“Something I may perceive as art may not be another person’s perception of what art actually is,” she said.

A woman takes a picture of graffiti on a wall in 'Graffiti Alley' on the south side of Queen Street west of Spadina. Toronto adopted Mayor Rob Ford's graffiti management plan last week. (Snow Mei/ The Epoch Times)
A woman takes a picture of graffiti on a wall in 'Graffiti Alley' on the south side of Queen Street west of Spadina. Toronto adopted Mayor Rob Ford's graffiti management plan last week. (Snow Mei/ The Epoch Times)

Graffiti Is Art

But according to Paula Gonzalez, a muralist in Toronto, many local Business Improvement Areas are accommodating when it comes to murals. In 1997 she initiated a program for the youth at the Christie Ossington neighbourhood in the west end of Toronto. The program brought property owners and business associations together to identify walls available for murals. Fourteen years later, the program is still strong and running.

“In my experience it is a thousand percent positive experience to have people come together, develop an idea together, go through that creative process and then have it on a piece of paper and put in on a wall,” Gonzalez said.

There are many kinds of graffiti. The Islington Mosaic murals on Dundas St. in the Village of Islington BIA are a tribute to the area’s history, recognized public art that adds value to the property and the neighbourhood around it.

Then there are the stylized graffiti fonts that originated from New York City. According to Gonzalez, the fonts do have an element of vandalism in them but it is not the case in Toronto as it was for New York.

“Toronto is not New York,” Gonzalez said.

But no matter what the case is, the city’s graffiti bylaw refers to any graffiti as illegal and an unwelcome defacement of property and counts it as vandalism. It devalues property and can range from carefully painted works to ugly scrawls known as “tags.”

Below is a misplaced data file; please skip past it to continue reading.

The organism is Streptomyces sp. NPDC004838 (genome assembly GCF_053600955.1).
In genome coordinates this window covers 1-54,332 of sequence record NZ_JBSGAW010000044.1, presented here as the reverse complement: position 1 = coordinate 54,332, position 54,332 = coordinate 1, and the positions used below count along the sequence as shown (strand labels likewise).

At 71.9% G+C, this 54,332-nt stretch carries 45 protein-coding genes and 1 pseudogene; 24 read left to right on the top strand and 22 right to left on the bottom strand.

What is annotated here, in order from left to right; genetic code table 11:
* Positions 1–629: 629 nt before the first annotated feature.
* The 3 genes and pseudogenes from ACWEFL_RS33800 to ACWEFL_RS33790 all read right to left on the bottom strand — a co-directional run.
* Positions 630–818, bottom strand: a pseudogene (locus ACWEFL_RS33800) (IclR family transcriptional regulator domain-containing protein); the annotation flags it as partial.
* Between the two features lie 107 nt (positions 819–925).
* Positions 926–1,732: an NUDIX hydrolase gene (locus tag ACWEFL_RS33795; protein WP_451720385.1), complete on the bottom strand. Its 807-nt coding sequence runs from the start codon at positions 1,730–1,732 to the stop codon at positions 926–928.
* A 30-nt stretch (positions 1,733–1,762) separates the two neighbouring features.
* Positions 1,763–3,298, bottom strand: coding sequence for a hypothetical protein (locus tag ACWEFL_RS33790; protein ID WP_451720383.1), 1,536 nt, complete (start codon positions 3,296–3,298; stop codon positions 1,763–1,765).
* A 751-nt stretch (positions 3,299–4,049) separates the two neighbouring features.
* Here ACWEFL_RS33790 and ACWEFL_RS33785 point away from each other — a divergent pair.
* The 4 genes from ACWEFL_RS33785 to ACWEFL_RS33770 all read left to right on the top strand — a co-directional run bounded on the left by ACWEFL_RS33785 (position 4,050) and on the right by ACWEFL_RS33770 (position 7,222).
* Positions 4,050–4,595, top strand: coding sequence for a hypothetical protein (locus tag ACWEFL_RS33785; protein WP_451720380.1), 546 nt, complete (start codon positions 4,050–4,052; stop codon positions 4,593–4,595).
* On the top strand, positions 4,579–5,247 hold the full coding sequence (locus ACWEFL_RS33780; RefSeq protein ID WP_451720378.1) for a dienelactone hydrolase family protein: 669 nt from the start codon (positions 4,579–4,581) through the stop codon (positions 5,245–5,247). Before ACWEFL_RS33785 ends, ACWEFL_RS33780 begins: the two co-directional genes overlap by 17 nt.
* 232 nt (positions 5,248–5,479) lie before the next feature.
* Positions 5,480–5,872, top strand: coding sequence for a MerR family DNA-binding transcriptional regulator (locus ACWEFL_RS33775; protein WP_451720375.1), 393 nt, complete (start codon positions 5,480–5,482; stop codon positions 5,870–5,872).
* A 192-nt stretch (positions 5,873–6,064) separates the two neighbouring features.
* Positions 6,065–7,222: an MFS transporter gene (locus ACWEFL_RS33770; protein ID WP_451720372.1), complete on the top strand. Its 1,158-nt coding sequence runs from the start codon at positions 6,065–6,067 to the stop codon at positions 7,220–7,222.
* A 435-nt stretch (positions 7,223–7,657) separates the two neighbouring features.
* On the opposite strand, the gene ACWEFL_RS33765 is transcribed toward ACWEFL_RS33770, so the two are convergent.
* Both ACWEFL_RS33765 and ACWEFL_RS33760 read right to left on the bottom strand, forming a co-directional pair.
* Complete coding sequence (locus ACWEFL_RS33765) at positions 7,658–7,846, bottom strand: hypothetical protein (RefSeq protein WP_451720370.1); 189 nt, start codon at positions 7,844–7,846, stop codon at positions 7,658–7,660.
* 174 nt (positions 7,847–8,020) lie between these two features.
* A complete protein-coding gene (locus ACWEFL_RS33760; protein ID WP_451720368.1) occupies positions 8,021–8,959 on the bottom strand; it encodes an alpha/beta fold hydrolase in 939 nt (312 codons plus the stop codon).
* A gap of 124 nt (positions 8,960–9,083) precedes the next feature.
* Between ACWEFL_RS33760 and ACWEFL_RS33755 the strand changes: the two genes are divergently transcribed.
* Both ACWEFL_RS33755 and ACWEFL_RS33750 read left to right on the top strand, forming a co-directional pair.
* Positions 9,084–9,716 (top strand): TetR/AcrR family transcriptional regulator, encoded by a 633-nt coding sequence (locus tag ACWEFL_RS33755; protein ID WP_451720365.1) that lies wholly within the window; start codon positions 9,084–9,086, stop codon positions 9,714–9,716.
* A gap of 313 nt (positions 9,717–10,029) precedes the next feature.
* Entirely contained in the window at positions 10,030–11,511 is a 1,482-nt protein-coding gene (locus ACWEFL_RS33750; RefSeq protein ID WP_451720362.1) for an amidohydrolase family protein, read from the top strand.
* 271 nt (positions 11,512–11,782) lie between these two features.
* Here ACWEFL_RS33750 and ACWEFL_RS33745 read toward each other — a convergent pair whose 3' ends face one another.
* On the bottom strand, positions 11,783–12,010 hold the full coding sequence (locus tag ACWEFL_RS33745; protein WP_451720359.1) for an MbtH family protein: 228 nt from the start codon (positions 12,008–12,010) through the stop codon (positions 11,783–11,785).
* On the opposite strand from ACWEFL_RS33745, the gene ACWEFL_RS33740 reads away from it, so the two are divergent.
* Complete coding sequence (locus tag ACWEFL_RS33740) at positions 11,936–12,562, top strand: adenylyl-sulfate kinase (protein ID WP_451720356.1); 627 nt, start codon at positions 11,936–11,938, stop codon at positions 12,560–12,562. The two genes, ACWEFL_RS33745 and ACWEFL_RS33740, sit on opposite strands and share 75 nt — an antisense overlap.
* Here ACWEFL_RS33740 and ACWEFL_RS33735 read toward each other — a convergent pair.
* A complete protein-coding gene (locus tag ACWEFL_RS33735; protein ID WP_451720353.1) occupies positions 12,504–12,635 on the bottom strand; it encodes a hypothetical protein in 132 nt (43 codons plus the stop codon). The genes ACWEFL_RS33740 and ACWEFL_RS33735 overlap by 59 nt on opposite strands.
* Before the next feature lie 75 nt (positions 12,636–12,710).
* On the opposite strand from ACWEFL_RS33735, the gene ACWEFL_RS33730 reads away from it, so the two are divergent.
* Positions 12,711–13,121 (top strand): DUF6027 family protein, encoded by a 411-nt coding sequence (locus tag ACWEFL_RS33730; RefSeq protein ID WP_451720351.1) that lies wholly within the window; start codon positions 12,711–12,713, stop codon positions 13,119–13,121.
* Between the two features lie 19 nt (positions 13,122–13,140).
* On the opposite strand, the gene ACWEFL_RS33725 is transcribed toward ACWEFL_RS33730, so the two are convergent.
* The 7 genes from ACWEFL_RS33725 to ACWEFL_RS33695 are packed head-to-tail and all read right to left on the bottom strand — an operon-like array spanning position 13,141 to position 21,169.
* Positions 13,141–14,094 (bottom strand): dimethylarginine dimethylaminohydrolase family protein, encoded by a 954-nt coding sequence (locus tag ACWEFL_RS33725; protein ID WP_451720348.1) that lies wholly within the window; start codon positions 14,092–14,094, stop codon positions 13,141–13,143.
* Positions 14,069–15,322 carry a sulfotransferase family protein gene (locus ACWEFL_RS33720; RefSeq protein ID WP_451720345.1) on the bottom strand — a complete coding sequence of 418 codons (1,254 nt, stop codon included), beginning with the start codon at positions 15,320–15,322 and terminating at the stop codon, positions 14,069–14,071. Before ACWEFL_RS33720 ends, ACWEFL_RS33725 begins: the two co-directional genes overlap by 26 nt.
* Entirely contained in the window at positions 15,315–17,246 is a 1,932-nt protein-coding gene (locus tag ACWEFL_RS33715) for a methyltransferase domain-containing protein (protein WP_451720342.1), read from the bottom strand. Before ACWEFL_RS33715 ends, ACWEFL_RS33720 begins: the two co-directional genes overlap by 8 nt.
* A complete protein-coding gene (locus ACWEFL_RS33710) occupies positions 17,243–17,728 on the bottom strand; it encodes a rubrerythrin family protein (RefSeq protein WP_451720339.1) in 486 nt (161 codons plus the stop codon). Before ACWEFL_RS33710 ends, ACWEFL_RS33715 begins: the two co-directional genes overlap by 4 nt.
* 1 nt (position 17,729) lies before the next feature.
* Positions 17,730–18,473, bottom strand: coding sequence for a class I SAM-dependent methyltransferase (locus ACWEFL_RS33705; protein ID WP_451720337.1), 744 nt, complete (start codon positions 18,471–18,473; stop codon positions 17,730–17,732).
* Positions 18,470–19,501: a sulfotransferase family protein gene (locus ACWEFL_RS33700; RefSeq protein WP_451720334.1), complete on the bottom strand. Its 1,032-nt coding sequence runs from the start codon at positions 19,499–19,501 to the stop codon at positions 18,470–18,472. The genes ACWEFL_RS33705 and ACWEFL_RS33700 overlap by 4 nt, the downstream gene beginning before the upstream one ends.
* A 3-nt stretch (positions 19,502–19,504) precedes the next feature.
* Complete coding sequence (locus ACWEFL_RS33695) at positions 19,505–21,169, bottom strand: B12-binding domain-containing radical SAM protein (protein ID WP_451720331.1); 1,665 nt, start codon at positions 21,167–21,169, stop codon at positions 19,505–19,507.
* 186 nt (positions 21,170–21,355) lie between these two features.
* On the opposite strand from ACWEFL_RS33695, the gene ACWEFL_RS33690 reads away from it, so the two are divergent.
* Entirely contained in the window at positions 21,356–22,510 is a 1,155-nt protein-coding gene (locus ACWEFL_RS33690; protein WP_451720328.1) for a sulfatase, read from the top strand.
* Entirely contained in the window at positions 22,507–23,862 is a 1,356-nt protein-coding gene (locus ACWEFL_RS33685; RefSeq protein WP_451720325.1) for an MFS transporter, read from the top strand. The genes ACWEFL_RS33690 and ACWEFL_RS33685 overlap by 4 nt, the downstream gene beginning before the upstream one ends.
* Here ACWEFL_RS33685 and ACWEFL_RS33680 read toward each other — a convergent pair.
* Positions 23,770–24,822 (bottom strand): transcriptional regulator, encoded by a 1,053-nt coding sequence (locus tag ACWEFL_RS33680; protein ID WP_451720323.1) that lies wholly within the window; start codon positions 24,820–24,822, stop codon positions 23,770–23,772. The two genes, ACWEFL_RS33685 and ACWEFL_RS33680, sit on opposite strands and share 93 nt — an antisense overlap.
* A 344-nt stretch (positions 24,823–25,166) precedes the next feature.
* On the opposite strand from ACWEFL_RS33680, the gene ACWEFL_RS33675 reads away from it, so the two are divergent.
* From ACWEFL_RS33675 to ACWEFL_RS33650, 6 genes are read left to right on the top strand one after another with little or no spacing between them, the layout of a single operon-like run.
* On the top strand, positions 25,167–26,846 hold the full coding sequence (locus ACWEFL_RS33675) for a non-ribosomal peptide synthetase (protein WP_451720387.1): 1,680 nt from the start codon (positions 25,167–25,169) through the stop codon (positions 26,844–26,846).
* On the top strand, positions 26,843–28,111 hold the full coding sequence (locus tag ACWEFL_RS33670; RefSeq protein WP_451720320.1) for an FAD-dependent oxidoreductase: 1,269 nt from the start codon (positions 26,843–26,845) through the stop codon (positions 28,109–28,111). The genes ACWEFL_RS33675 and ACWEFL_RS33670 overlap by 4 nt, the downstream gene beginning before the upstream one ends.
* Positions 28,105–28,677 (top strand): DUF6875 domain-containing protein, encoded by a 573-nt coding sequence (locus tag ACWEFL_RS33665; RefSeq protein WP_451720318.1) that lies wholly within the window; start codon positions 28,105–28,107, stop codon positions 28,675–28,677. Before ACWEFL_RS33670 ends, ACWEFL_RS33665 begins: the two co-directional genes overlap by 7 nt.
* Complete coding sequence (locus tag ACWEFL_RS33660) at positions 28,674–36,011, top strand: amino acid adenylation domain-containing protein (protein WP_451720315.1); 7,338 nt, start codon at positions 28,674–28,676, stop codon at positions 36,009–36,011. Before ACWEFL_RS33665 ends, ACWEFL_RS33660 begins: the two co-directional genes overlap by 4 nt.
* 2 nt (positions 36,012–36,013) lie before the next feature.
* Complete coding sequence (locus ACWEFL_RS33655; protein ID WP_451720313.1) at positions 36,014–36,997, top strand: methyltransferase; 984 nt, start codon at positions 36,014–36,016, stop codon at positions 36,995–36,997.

And while cleaning up some of those lesser works might clean up the city, Ford’s plan could see a backlash from the graffiti community if the program wipes out respected works.

For the past four years, freelance photographer Scott Snider has captured hundreds of Toronto graffiti works on camera.

“The tagging stuff I think has gotten a little out of hand,” he said. But it wasn’t always like that. People who spray graffiti used to have an unofficial code about the areas they would not touch, Snider said. But with the rigorous wall-cleaning campaign, taggers and other artists have begun to ignore those boundaries.

The Pulse of the City

Graffiti can be seen as more than just paint on bricks, according to researcher Saeed Hydaralli at the Culture of Cities Centre in Toronto. He believes graffiti could show the state of socioeconomic and political life of the city—in other words, “the pulse of a demographic.”

“Graffiti could tell us about the city–the life of its residents,” Hydaralli said.

“We need to read it, make sense of it, and respond to it.”

In Hydaralli’s eyes, if graffiti is like a symptom; it can be used to measure the frustration of a certain community and uncover problems.

And if Toronto has an “appetite” for graffiti, Hydaralli said the city might have to accommodate to the demand.

Which could make those murals just the thing for artists looking for a place to hang their work.